The weekend draws to a close and so does Day # 3 of the 'Yelling less' challenge.
When I began this task, someone asked me why I had opted for 'yelling less' and not 'zero yelling' as my target. I'll be honest; I never thought about the idea of zero yelling, because raising my voice seems to have become part of my daily routine over the past couple of years. And I also notice that this yelling is confined to just one recipient- my daughter. Am I ashamed of that? Certainly. Throw in a whole lot of guilt into the mixture, together with regret, tears and self-pity, and you have yourself a very sorry picture of what I look like by the end of the day.
I also think the 'less' made the goal appear more realistic. Over the past year, I noticed that Gy would respond to one of my commands only when I raised my voice. I put it down to simple defiance and got angrier by the minute, until it was an all-out screaming fest. The last three days, I have ensured not to raise my voice when I want something done. It entailed getting eye contact with her and putting away whatever task I was doing and speaking to her in a normal tone.
Today, we had plans to go out for a movie and a lunch. While the task itself is fun, getting ready on time is a whole other story. We are talking about bathing, dressing, eating breakfast... and all in the space of 30 minutes!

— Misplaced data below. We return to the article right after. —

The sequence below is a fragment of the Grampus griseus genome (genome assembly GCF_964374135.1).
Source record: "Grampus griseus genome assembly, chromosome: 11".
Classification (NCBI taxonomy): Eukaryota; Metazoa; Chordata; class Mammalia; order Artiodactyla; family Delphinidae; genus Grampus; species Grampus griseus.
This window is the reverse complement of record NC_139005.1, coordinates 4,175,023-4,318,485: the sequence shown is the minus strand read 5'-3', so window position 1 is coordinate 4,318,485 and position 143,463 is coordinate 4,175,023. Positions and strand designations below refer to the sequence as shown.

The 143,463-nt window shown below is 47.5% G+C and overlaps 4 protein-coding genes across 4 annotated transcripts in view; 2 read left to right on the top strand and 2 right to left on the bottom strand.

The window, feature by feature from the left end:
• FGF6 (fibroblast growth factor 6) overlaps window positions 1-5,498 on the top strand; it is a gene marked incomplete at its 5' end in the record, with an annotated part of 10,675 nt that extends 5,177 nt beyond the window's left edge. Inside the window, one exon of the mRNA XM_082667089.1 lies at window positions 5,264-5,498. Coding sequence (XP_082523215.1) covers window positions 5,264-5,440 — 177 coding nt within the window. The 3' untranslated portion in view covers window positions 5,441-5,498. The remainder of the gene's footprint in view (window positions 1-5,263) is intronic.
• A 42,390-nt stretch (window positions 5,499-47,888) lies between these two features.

To change things up, I began by making a game of it. I roused her from bed, told her to jump in the shower, telling her I would do the same. Whoever got to the breakfast table first, bathed and dressed, was the winner. I even laid out her breakfast on the table, all set to go. In the fifteen minutes that it took me to shower, dress and reach the table, I was greeted by the pleasant sight of Gy sitting there, chomping away on her third puri! All without a single yell- Hurray!
The next event occurred that evening. V recently purchased a scooter for Gy, which she loves to ride in the lobby outside our apartment. She has the requisite safety helmet, so I am not too worried. She was riding it outside, while I was working inside the apartment. I heard a thud, a crash and a sobbing sound. Instinctively, I dropped everything and ran out to check. Sure enough, she had fallen and scraped her arm.
Now (don't judge me), the first thing I would have normally done was to put my hand on my hip with a 'I told you so' coupled with 'How many times do I have to tell you to be careful?' expression. This would have been followed up with , 'No more riding the scooter today.'
Today, the 'less yelling' was playing on my mind. I helped her up, checked to see if the bruise was bad or if any other injury was visible and asked her what she wanted to do. She fought back tears and said, " I am a brave girl. I won't cry. You please tell Appa I said that.'' In response, a smile lit up my face and we hugged each other. Within ten minutes, the wound was cleaned and she chose to take a break from the scooter on her own, opting instead to have a long conversation with her father over the phone, about the movie she had seen that morning.
As I type this out, I realise how much better a 'yell-free' day can be. My first instinct now is not to instruct or advise, but to listen. And to think, that something as simple as 'yelling less' can do that for you.
How are the others on this path doing? Do share your stories.